Latest Wyoming news, sports, business and entertainment
Storm causes flash flooding in Cheyenne
CHEYENNE, Wyo. (AP) - A storm dumped heavy rain and small hail on Cheyenne, causing temporary street flooding and tree damage.
The National Weather Service reported a funnel cloud on the southwest end of the city that did not touch down during the storm on Sunday afternoon.
A number of trees lost limbs, and one tree about a foot in diameter was knocked down.
There were no other reports of major damage.
Flash flooding occurred on some streets and in low-lying areas, but most of the streets were clear of water by late afternoon.
Improvement plan for Yellowstone ranger station
YELLOWSTONE NATIONAL PARK, Wyo. (AP) - The National Park Service has approved a plan to make improvements to a remote ranger station in the southwest corner of Yellowstone National Park.
Since 1910, the Bechler Administrative Area has served as the major checkpoint near the Wyoming-Idaho state line. It is the only entrance fee collection point in that area of Yellowstone.
The ranger station is located 26 miles from Ashton, Idaho, at the end of a 12-mile gravel road, and is not accessible from or connected to any of the major park roads.
Improvements will be made in parking, employee housing and utilities under the plan.
The Park Service says a proposed telecommunications tower was dropped for now until issues with design, funding and compliance can be resolved.
Yellowstone visit numbers up in June
YELLOWSTONE NATIONAL PARK, Wyo. (AP) - Yellowstone National Park saw its visitation numbers increase more than 7 percent for June, compared with a year ago.
In addition, visitation to the first national park exceeded the 1 million mark for the first six months of 2014.
The National Park Service recorded more than 669,642 recreational visits to Yellowstone in June.
That compares with about 624,400 recreational visits in June 2013.
Driving the increase were bus passengers. June bus passenger numbers were up almost 25 percent at the North entrance, nearly 34 percent at the West Entrance, and up almost 39 percent at the South entrance compared with June 2013.
July is typically the park's peak visitation month, followed in order by August, June, September and May.
BLM to remove fewer mustangs across West
RENO, Nev. (AP) - The U.S. Bureau of Land Management says it will remove fewer wild horses and burros from the range across the West this summer because of budget constraints and overflowing holding pens.
Under its roundup schedule announced this week, the bureau plans to gather 2,400 of the animals through the Sept. 30 end of the fiscal year. All but 215 of them will be horses.
Plans call for the removal of 1,535 horses in Wyoming, 285 in Nevada, 200 in Utah, 75 in Oregon, 50 in California and 35 in Idaho. The bureau also plans to gather 140 burros in Arizona, 50 in California and 25 in Oregon.
The BLM says it removes excess horses and burros each year to maintain the ecological health of public rangelands.
Suzanne Roy of the American Wild Horse Preservation Campaign says wild horses aren't overpopulating the West, and the problem is rangelands are being overrun by privately owned livestock instead.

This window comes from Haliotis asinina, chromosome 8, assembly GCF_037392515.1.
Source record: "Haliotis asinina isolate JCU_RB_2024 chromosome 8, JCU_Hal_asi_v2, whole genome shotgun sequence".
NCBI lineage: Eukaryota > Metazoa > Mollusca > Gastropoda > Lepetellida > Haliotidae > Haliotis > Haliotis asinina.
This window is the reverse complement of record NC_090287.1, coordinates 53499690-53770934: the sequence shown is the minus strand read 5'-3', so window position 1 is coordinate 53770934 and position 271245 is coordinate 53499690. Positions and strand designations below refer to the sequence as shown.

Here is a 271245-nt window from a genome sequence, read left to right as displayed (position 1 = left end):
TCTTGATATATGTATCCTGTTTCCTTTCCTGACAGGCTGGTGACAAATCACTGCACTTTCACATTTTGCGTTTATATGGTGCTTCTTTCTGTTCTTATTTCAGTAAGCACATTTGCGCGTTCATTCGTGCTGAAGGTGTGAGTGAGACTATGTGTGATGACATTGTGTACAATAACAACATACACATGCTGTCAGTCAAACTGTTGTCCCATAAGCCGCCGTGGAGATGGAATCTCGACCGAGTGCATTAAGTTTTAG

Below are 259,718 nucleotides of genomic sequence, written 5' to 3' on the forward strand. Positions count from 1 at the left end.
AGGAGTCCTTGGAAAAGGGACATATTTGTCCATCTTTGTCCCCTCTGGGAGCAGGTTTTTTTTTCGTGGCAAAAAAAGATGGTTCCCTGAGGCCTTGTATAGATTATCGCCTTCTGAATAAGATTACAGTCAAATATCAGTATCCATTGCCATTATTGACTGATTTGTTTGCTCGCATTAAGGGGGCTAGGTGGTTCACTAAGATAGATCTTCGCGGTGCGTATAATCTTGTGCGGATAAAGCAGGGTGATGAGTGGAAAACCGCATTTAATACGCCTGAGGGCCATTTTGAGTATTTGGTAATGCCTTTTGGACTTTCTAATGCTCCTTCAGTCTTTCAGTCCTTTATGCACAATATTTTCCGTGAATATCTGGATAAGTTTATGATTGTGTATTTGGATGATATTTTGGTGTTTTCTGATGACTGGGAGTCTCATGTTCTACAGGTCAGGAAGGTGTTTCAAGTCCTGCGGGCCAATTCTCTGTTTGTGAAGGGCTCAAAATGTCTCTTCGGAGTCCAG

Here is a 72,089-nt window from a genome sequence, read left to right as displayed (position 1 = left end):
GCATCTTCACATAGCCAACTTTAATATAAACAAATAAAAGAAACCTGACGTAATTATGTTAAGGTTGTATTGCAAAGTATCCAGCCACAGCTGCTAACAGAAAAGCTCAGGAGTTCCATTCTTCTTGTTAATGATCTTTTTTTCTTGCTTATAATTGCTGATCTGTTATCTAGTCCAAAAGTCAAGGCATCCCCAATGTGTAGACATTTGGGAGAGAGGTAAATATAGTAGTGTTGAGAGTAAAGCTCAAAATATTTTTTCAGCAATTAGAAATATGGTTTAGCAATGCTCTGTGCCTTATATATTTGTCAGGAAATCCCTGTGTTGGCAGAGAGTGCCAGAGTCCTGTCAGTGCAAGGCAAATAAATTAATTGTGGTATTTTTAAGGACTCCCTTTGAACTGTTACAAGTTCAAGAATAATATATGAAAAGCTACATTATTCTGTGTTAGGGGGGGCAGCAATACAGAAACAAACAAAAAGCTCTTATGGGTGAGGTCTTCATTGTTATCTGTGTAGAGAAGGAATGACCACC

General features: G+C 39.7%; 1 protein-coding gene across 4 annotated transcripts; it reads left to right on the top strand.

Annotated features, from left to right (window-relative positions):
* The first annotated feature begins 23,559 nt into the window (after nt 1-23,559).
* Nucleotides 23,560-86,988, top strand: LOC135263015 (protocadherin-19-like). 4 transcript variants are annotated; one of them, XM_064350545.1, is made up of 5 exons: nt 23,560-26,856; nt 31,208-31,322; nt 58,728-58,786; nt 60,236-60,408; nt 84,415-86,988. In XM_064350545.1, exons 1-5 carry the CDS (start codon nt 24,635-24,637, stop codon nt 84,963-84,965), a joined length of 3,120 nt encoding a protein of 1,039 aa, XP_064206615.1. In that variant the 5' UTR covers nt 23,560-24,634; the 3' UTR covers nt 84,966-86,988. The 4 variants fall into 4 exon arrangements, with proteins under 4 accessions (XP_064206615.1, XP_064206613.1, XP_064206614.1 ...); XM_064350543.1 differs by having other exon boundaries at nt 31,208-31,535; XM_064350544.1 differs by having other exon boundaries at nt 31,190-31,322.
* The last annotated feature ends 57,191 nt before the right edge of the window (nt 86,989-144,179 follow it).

PRISON HEALTH CARE
Study: Wyoming No. 3 spender on inmate health care
CHEYENNE, Wyo. (AP) - A new report says Wyoming spent about $20.7 million on prison health care services in 2011.
That ranks Wyoming third-highest among states in such spending per inmate.
A study released last week by the State Health Care Spending Project found Wyoming spent an average of $10,870 on health care per inmate in 2011.
The national average was for states to spend about $6,000 per inmate during that time.
Only California and Vermont spent more per inmate than Wyoming.
Wyoming Department of Corrections Director Bob Lampert says the state's location makes it hard to find inexpensive contractors to provide the health services within the prisons.
Lampert also tells the Wyoming Tribune Eagle that the average Wyoming inmate enters the prison system with more health problems than the typical resident.
ELK REFUGE TREES
National Elk Refuge aspens show improvement
JACKSON, Wyo. (AP) - New research indicates aspen trees are making a comeback on parts of the National Elk Refuge.
The number of aspen trees on the preserve in northwest Wyoming has been in decline for decades.
The refuge is undertaking a study with Montana State University to quantify how many young aspens are positioned to survive and where they're located.
Refuge biologist Eric Cole says there's some evidence of some aspen regeneration, at least on the extreme north end of the refuge.
Cole tells the Jackson Hole News & Guide that researchers are most interested in the capacity of the stand to regenerate and their rate of height growth.
The refuge is working on a conservation plan that includes maintaining sufficient numbers of aspen trees.
New raffle raises $665,000 for Game and Fish
CHEYENNE, Wyo. (AP) - A new raffle for hunting licenses in Wyoming has raised more than $665,000.
The Wyoming Game and Fish Department raffled off difficult-to-draw hunting licenses and one Super Tag Trifecta.
The Super Trifecta Tag winner can buy three different licenses from a pool of antelope, bighorn sheep, deer, elk, moose, mountain goat, gray wolf, black bear, mountain lion or wild bison licenses.
Game and Fish sold more than 50,000 raffle tickets to people from Wyoming, across the country and around the world.
The revenue helps the agency's operating budget in managing wildlife resources in the state.